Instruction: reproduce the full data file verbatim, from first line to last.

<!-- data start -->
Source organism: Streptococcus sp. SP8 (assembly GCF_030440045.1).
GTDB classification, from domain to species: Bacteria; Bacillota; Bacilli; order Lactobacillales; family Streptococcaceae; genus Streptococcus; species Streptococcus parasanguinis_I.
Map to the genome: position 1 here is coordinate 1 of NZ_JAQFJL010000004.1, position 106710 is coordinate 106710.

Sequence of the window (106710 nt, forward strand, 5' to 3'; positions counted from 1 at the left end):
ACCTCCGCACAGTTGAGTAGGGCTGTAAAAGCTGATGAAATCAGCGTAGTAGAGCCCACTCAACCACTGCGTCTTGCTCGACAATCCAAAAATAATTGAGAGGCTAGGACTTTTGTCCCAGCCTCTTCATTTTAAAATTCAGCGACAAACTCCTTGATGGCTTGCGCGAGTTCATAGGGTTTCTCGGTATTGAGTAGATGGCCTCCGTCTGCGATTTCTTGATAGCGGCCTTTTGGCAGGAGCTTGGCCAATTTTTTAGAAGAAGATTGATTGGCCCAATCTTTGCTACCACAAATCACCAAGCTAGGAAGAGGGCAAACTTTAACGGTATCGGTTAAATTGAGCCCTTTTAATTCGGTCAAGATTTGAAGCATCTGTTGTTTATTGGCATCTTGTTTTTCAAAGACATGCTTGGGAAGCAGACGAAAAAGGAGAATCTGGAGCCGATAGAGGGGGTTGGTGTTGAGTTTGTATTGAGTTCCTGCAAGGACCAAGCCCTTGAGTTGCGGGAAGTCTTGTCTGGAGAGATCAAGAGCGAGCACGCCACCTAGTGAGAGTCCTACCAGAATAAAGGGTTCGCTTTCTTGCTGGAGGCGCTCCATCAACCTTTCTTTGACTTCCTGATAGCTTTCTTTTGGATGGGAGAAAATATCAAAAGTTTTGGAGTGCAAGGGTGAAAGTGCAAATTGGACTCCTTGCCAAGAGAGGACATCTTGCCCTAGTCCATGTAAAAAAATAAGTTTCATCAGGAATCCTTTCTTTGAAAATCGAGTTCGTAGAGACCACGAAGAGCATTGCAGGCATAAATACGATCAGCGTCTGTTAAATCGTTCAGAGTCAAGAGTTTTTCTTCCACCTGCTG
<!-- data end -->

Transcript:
Source organism: Streptococcus sp. SP8 (assembly GCF_030440045.1).
GTDB classification, from domain to species: Bacteria; Bacillota; Bacilli; order Lactobacillales; family Streptococcaceae; genus Streptococcus; species Streptococcus parasanguinis_I.
Map to the genome: position 1 here is coordinate 1 of NZ_JAQFJL010000004.1, position 106710 is coordinate 106710.

Sequence of the window (106710 nt, forward strand, 5' to 3'; positions counted from 1 at the left end):
ACCTCCGCACAGTTGAGTAGGGCTGTAAAAGCTGATGAAATCAGCGTAGTAGAGCCCACTCAACCACTGCGTCTTGCTCGACAATCCAAAAATAATTGAGAGGCTAGGACTTTTGTCCCAGCCTCTTCATTTTAAAATTCAGCGACAAACTCCTTGATGGCTTGCGCGAGTTCATAGGGTTTCTCGGTATTGAGTAGATGGCCTCCGTCTGCGATTTCTTGATAGCGGCCTTTTGGCAGGAGCTTGGCCAATTTTTTAGAAGAAGATTGATTGGCCCAATCTTTGCTACCACAAATCACCAAGCTAGGAAGAGGGCAAACTTTAACGGTATCGGTTAAATTGAGCCCTTTTAATTCGGTCAAGATTTGAAGCATCTGTTGTTTATTGGCATCTTGTTTTTCAAAGACATGCTTGGGAAGCAGACGAAAAAGGAGAATCTGGAGCCGATAGAGGGGGTTGGTGTTGAGTTTGTATTGAGTTCCTGCAAGGACCAAGCCCTTGAGTTGCGGGAAGTCTTGTCTGGAGAGATCAAGAGCGAGCACGCCACCTAGTGAGAGTCCTACCAGAATAAAGGGTTCGCTTTCTTGCTGGAGGCGCTCCATCAACCTTTCTTTGACTTCCTGATAGCTTTCTTTTGGATGGGAGAAAATATCAAAAGTTTTGGAGTGCAAGGGTGAAAGTGCAAATTGGACTCCTTGCCAAGAGAGGACATCTTGCCCTAGTCCATGTAAAAAAATAAGTTTCATCAGGAATCCTTTCTTTGAAAATCGAGTTCGTAGAGACCACGAAGAGCATTGCAGGCATAAATACGATCAGCGTCTGTTAAATCGTTCAGAGTCAAGAGTTTTTCTTCCACCTGCTG